After that incident, and reflecting on the horror of the Quebec City mosque massacre, the perpetrator of which was reportedly inspired by Donald Trump’s Islamophobia, and then the subsequent vandalism of a mosque in Montreal, I decided to write this column.

As children we are taught to respect our elders. Their years on Earth have supposedly given them insights into life. They made all the mistakes that the passion of youth demands, learned from those mistakes, and grew in wisdom and vision. At least, that is what the best of our elders bring to their communities. Unfortunately, we have unleashed the exact opposite.

The rise of hate and extreme far right political ideology that has been encouraged in recent months by the rise of Trumpism in the U.S.A had come home to roost our own community. It is here now, alive and well and loud.

Imagine members of your religious community murdered while praying in their Church, their place of worship smashed and defiled. Imagine for just a moment that we had to comfort our children every Sunday before we went to Church not to be afraid of being shot or bombed. Imagine that we had to assure them that they wouldn’t be bullied or beaten up at school because of the colour of their skin or their religious beliefs or their sexual orientation. Imagine that we didn’t have to protect our loved ones from being taunted or told to leave the country because of the clothing they wear.

I think we need to all remember that scene in the movie “A Time to Kill” when the defense lawyer describes in graphic detail the brutal beating and rape and attempted murder of a little black girl. Then he looks at the jury and says, “Now, imagine that she is white.”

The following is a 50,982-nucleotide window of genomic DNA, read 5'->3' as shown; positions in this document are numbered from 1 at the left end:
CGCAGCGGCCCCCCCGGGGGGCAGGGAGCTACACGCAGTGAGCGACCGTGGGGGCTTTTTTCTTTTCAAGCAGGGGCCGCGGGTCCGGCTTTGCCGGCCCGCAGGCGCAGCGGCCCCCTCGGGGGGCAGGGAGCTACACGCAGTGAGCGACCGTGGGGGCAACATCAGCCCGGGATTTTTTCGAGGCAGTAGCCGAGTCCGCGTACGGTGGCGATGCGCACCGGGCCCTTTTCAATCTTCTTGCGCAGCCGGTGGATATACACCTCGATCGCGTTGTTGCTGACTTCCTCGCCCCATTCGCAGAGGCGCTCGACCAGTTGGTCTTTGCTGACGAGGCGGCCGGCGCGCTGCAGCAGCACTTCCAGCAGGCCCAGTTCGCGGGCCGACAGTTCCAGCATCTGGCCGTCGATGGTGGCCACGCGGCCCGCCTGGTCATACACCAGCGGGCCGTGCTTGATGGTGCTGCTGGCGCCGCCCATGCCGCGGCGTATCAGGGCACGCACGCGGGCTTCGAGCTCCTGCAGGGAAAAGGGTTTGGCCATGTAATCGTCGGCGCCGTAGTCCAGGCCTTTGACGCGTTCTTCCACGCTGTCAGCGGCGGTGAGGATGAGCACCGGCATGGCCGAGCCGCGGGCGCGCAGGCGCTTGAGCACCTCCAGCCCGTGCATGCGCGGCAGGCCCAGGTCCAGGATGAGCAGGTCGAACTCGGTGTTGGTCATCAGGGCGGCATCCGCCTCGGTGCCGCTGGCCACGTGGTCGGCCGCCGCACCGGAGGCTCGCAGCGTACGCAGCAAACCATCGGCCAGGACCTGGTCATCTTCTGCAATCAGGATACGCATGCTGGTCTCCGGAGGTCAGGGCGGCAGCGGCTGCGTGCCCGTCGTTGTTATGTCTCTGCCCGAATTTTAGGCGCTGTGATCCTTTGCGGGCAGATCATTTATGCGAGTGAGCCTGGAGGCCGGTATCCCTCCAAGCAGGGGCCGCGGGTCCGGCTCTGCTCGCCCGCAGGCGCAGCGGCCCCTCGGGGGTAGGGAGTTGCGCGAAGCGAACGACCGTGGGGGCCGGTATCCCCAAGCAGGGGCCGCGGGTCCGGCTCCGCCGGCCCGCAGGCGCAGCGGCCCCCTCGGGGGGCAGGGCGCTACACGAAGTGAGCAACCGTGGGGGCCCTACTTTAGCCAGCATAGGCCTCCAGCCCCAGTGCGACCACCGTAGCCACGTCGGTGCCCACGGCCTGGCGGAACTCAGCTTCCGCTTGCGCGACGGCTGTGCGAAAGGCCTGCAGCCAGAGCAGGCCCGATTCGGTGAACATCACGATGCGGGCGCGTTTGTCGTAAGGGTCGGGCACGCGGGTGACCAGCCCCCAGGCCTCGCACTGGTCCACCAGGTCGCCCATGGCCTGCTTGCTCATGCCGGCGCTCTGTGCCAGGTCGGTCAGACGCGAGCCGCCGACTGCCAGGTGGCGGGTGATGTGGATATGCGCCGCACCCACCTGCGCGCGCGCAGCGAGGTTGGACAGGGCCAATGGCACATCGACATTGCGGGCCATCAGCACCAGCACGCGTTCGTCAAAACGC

The jury responds with Hollywood shock and the avenging father is acquitted. In real life we should also be responding to this rise in hate incidents with shock and horror. Our community should be standing up for the inclusion, social justice, and diversity that has taken our young nation one hundred and  fifty years to embrace.

Meanwhile, south of the border, The New York City Police Department reported in January that there has been a 115% rise in hate crimes since the election of Donald Trump. It is as if his ascendency has given permission for the far right to take it from venting in the coffee shops and bars and Tweets, to taking it to the streets. It’s like they’ve been given permission to hate openly. And the only defense against that is to call it out, stand tall against it, and never accept this extremism as a new normal.

I feel like I’m back in the sixties again, marching for civil rights, and environmental security, and nuclear disarmament. The greatest danger facing humanity is not social injustice or accelerating climate change or a nuclear winter. It is the ignorance of the elders who may lead us there.

*****

Skid Crease, Caledon

The Ignorance of the Elders, Part 1

You know, there are just some times when I hate being right.

It happened last week at a popular fast food and coffee spot in Bolton. Now keep in mind, that as a storyteller and author, I love to observe people, join in on their conversations, and get to know their stories. Every once in a while you meet an elder, the kind we are taught to respect and honour. I have found them in some of the scientists, artists and authors, spiritual mentors, systems thinking engineers, and educators with whom I have had the privilege of knowing. I have equally found them in farmers, hunters and trappers who, contrary to popular belief, deeply love the land from which they gather our food, and they pass on those wisdoms quietly and firmly with few words.